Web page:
keen and shrowd than those of Memphis.
Keep a lookout for him. Such is a bnef
history of ono of the best dovised and
probably tho most extensivo confidence
game of tho kind ever tried on in Mem
phis. Memphis Avalanche, Dec 10.
To Purify n Room.
Set a pitcher of wafer in a room, and in
a few hours it will have absorbed all the
respired gases in the room, the air of
which will become purer, but the water ut
terly filthy. The colder Ihe water, is, the
greater the capacity to contain these gasef.
At ordinary temperature a pail of water
will contain a pint of carbonic acid gas
and several pints of ammonia. The capac
ity iar.eirly doubled for reducing " 'ater
to the temperature, of ice. Hence, ater
kept in a room a while is alwayc unfit for
use. For the same reason, the waler from
a pump should always be pumped up In
the morning, before any of it h used. Im
pure water is more injurious than impure
The above, if true, proves how exceed
ingly careless many of us are as regards
our health, for we venture to say lhat a
large majority of the people use water for
drinking which has "abjorbr d" for hours
the noxious ga ses of their rooms,
care is requisite to preserve health,
The McMinnville A'fto Era of yesterday
says: Attorney General Mohler and John
Armstrong, had a personal rencounter in
one of our law offices aew days since, in
which Mr. Mohler received a slight wound
from a pistol shot. The difficulty, as we
understand, grew out of some slighty re
marks made by Mohler in reference to
some member of the Armstrong family.
There is much curiosity in Pelhain,
N. IL, about a tomb owned jointly by
soveral families, which was lately found
with the lock broken or wrenched off.
Upon entering the tomb there waj found
a strange coffin within, containing the
body of an apparently young woman.
Nobody can recognize tho body, or tell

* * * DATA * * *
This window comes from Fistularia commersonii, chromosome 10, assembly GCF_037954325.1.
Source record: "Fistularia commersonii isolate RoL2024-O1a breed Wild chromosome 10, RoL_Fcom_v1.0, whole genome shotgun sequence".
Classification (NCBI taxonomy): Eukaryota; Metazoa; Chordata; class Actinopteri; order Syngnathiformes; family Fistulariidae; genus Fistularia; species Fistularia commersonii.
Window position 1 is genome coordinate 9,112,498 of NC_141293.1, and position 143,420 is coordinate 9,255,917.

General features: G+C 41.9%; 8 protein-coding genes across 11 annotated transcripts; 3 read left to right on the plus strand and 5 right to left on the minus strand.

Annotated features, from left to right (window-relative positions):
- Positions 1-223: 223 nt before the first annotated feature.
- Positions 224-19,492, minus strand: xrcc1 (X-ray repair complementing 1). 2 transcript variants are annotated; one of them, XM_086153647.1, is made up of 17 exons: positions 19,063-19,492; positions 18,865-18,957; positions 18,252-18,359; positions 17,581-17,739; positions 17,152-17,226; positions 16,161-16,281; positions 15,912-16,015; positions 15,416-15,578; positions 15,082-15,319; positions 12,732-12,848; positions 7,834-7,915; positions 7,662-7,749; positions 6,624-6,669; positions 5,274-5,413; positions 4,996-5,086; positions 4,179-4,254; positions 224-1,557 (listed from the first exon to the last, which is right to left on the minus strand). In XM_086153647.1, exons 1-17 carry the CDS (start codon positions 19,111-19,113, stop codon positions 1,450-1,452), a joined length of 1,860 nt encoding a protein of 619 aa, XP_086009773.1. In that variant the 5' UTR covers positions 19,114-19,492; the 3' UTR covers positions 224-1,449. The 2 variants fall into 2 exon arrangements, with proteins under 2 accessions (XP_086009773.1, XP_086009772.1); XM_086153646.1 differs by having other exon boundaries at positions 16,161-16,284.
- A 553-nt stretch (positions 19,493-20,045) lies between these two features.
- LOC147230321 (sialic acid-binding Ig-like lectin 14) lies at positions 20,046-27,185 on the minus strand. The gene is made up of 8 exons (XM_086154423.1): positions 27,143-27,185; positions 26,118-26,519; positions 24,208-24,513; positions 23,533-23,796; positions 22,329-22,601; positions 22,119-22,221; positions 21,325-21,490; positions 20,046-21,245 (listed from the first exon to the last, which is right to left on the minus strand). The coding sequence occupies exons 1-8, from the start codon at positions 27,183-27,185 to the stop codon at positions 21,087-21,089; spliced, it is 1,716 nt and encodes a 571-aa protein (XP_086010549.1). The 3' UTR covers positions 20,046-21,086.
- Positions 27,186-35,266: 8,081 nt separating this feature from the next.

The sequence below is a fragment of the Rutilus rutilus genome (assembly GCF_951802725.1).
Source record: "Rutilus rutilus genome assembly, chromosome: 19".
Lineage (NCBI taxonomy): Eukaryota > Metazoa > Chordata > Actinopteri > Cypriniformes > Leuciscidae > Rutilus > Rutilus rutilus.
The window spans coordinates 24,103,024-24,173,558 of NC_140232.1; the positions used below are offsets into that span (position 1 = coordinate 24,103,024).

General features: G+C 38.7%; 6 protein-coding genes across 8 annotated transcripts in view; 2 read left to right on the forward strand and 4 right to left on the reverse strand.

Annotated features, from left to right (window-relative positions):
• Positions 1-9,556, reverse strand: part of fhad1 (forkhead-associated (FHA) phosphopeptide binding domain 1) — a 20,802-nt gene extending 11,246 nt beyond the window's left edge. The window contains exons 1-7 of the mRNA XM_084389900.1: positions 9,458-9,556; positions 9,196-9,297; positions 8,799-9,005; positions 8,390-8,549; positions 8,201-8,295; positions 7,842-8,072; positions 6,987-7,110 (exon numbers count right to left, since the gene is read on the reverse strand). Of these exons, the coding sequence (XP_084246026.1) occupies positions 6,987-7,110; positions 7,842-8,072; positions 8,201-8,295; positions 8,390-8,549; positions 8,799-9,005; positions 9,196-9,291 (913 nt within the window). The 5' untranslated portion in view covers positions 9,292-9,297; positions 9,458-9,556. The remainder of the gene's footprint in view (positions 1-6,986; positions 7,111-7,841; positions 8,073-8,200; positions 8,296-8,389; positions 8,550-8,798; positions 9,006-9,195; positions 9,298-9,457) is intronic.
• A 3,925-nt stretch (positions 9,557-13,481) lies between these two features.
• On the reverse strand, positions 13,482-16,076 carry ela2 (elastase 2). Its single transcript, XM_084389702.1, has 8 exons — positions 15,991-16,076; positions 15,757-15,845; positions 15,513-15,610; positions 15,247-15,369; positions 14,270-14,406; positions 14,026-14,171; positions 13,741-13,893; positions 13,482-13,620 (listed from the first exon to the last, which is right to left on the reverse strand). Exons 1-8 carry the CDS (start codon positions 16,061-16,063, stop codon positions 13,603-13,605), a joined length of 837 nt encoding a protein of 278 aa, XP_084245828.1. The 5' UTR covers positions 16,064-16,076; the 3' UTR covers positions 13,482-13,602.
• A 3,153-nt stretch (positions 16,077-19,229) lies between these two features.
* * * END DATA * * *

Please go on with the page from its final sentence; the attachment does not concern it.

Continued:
who placed it there.
The. Cornell University, paper says
that a few days ago a gentleman from
Ithaca saw a farmer's boy standing by
the roadside holding a horse, which' ho
recognized. He asked tho boy who was
the ownor of tho horse, and the boy re
plied: "It belongs to a crazy Dutchman
looking for birds' nests over yonder in
tho woods." The "crazy Dutchman"
was P,rof. Louis Agassiz.
From the report of tho Commissioner
of Common Schools of Ohio wo take tho
following facts There are fn that State
11,739 common schools, 047 private
schools, 05 normal schools and academies.
43 ladies' seminaries and 2C colleges
making a total of 12,520 instition of
learning. There has been expended
nearly $1,000,000 tho past j ear in erecti
ng school houses.
PERIM OF WHALE
: - Encounter Wllb a YlelonsMoustercH
The Chilian whaling bark ConceDtion.
Capt Richard Gould, when off Chatham
Island, iellin with a large school, of sperm
whales. Three boats were immediate!
-J - -1 it. -1 f ll I , - . .
ivncicu iu pursuit, luabui me iiura mala
(Podro Robles. Chilian,) being the first to
zinKe a large sperm wnaie, whlcn was no
sooner dons than the whale turned upon
the boat, and taking it in his mouth
crushed.- it to pieces, killing ono man, a
native 6f Talcahuana. and breaking this
logof another. Tho boatcommanded by
tt 1 .. m - ...
uio second, mate than lAHtaned on in Ihn
same whale, but on his turning upon the
boat the men jumped overboard and
sated themselves, as a few seconds after
ward the boat was crashed, to pieces by
nis ponuerous jaws. The fourth mate
then came up in his boat and harnooned.
but exactly 'with tho same result as" fcha
preceding, boat The Caotain sent the
first mate tb.pick up the boat's crews andi
all? m . .
mis navmg been enected, tnat otlicer was
anxious, io iry ms tack on toe cause of so
much mischief, but he was dissuaded from
carrying out his desires by tho crew, who
jujwj imicu iuo uuuaeuuence 01 so
rate,, an . attompt , there being , at
the time twenty-four men in tbq.
Doat. 'ihe . boat with the crews
roached the vsesel at nine p. m. She was
kept on the whaling ground all night, and
in tho morning tho whale was made out.
still having the line3 attached. The
Captain then had his boat lowered and
proceeded in the direction of the whale,
who no sooner descried his nursuers
than he turned and made for the boat
with open jaws, and apparently resolved
to make short work of his enemies as on
the preceding day. The Captain, how
ever, skillfully fired a bomb lance down
his throat and by a dextrous maneuvra
avoided his attack, and before the whale
had timo to turn again, fired tho second
bomb Jance, which, entering at the back
of the fin, effectually placed him hors